By Tammie Hefty
How many of you remember Mary Ingalls going blind? Having grown up in the late 70’s and 80’s, I am a product of Little House on the Prairie and I will never forget Mary screaming, “Pa, I can’t see, I can’t see!!!” Charles scaled the ladder to the loft faster than a squirrel up a tree, and Mary grabbed hold of him with clenched white fingers, as if holding on for dear life.
This was the image still embossed in my brain when I learned that my daughter, Evie, would be blind. She was only a few days old when we learned of her eye condition that is called Aniridia. She doesn’t have irises, the colored part of her eye, just pupils. Cataracts and glaucoma are also a threat to her eye, and she has an increased risk of developing keratopathy (dry eye) or a detached retina.
The interesting dilemma we find ourselves in today, however, is that, although Evie is legally blind, she still has very useful vision. She needs to learn braille and cane travel skills because it’s easier to learn that now, while she’s in school, and while her brain is still quick to absorb all the information that children can and do. Learning braille is just like learning Spanish or German, while learning cane travel is much like taking ballet. But still having the “useful” vision that she does gives her the innate compulsion to USE that vision rather than learning the methods used by those who are fully blind.
I equate this dilemma to when my sister and I traveled to Mexico for a home stay with a family. The family spoke Spanish and we were there to practice our Spanish. We had to talk slowly, dig around in our brains for the right translations, and often we learned what we didn’t yet know. But we DID know English, and that would have been faster for us. So whenever we met someone who spoke English, we would revert to that first language that we’d been hearing since birth.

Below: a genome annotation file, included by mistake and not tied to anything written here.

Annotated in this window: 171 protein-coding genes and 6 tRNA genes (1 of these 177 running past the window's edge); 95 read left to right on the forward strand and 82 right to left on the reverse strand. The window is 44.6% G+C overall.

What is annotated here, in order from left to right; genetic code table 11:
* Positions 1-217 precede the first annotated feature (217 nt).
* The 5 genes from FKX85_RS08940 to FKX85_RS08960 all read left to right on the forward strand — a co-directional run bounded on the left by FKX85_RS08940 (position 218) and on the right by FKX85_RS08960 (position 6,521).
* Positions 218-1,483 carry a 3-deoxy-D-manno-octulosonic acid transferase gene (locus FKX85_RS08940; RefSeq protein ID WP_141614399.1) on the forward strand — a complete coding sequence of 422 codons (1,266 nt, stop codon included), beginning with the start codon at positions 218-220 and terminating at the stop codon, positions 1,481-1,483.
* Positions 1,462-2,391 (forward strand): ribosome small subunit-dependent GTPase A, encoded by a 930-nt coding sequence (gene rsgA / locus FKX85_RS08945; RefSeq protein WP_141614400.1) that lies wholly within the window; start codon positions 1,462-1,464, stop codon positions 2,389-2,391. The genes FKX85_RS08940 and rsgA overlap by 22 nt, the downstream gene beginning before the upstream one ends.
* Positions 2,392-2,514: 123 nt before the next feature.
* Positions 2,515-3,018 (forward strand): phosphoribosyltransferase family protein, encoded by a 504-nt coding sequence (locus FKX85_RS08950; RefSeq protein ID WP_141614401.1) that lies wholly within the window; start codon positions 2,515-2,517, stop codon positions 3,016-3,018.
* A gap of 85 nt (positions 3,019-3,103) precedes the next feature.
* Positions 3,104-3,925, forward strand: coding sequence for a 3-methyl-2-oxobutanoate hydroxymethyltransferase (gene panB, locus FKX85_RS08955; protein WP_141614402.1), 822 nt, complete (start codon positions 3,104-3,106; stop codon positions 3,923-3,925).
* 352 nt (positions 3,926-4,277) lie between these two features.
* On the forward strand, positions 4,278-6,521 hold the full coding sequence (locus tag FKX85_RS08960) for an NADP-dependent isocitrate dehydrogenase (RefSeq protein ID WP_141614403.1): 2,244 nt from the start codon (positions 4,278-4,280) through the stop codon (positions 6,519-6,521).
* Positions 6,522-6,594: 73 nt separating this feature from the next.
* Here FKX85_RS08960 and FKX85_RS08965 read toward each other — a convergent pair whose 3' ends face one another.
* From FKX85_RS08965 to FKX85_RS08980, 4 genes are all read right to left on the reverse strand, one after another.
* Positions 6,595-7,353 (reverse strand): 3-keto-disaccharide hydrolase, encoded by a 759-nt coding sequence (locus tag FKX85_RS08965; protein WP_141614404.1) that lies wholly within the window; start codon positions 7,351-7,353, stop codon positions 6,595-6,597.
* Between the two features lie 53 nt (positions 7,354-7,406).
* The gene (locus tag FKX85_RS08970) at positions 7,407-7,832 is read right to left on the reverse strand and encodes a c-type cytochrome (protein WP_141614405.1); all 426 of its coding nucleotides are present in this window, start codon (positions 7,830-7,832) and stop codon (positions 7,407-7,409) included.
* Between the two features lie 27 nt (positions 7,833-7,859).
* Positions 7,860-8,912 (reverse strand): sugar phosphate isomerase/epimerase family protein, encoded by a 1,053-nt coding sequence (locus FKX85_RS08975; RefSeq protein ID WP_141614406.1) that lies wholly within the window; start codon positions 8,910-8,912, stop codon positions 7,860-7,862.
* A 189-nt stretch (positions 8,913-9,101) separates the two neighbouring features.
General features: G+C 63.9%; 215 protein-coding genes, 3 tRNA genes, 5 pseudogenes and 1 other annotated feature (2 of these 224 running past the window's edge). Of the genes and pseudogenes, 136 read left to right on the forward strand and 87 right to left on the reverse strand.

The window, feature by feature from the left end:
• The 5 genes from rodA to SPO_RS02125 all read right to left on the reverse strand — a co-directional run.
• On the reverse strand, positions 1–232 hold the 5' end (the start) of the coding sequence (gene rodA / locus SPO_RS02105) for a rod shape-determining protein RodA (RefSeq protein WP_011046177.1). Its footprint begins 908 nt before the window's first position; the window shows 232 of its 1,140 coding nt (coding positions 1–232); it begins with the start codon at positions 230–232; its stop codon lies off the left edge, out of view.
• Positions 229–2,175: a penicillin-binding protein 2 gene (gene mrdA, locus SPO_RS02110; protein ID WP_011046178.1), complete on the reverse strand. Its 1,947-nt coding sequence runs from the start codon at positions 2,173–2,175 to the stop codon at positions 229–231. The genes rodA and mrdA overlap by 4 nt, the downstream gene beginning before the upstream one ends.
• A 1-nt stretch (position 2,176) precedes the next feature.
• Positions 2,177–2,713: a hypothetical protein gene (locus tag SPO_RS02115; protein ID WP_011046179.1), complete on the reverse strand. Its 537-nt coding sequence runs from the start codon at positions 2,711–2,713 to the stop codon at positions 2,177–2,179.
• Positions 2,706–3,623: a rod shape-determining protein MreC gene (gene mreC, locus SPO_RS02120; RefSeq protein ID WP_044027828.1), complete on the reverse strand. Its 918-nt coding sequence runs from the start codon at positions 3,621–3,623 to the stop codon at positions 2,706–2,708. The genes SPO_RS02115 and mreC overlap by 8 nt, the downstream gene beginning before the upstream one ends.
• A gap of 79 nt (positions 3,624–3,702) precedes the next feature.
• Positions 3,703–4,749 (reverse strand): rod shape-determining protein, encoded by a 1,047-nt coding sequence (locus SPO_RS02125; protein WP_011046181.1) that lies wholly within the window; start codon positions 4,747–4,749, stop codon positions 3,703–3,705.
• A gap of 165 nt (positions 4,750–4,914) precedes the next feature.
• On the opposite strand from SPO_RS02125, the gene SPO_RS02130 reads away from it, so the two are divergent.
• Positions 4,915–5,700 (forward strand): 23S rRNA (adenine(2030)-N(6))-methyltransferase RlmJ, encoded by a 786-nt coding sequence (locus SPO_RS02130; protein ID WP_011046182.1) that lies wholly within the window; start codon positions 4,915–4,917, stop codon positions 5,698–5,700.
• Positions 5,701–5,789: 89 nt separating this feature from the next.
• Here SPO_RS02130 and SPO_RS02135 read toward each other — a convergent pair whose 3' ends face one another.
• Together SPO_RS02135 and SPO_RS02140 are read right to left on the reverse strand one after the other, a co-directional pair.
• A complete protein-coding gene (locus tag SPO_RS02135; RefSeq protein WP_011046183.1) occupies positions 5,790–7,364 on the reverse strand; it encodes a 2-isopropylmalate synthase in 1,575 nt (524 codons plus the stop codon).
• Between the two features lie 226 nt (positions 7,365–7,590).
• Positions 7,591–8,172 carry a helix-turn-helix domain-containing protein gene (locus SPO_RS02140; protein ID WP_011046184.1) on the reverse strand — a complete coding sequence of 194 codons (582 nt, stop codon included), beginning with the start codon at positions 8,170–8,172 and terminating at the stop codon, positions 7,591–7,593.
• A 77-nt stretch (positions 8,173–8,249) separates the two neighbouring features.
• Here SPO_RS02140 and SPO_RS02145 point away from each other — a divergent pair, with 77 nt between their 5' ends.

In the same respect, Evie reverts to using her remaining vision whenever she can. She’s learning braille and she memorizes the dots in the braille cells just like we memorize the shape of the English alphabet letters, but when the dots are there on the paper in front of her, rather than feeling the dots, she will hold them as close to her right eye (the “good” eye) as possible and READ the dots. A blindfold is required when we practice her braille because of that strong gravitational pull that draws the paper to her eye. Yes, I have to blindfold my blind child to do her homework.
It’s just interesting to think that her usable vision, which we ultimately know will fade as she gets older, is an obstacle that keeps her from leaping forward in the “subjects” that are helpful to those who are blind. Of course we cherish every day that Evie can see, can read large print, can read signs in the stores and on building fronts, can recognize faces…it’s all a gift. I know many families of children with Evie’s condition have struggled with watching the vision that their child once had disappear. I know we will go through that, too. But for today, I’ll thank God for making Evie “just blind enough” that we can plan for the future, but still see what beauty is here before our eyes.
What is the one thing that YOU would miss seeing if you were to go blind?
Originally published on www.mycuplifted.blogspot.com on 12/14/2013
Tammie Hefty lives in Mount Horeb, Wisconsin and regularly blogs about her experiences of raising a child with special needs.
Featured image: Erin Moore Photography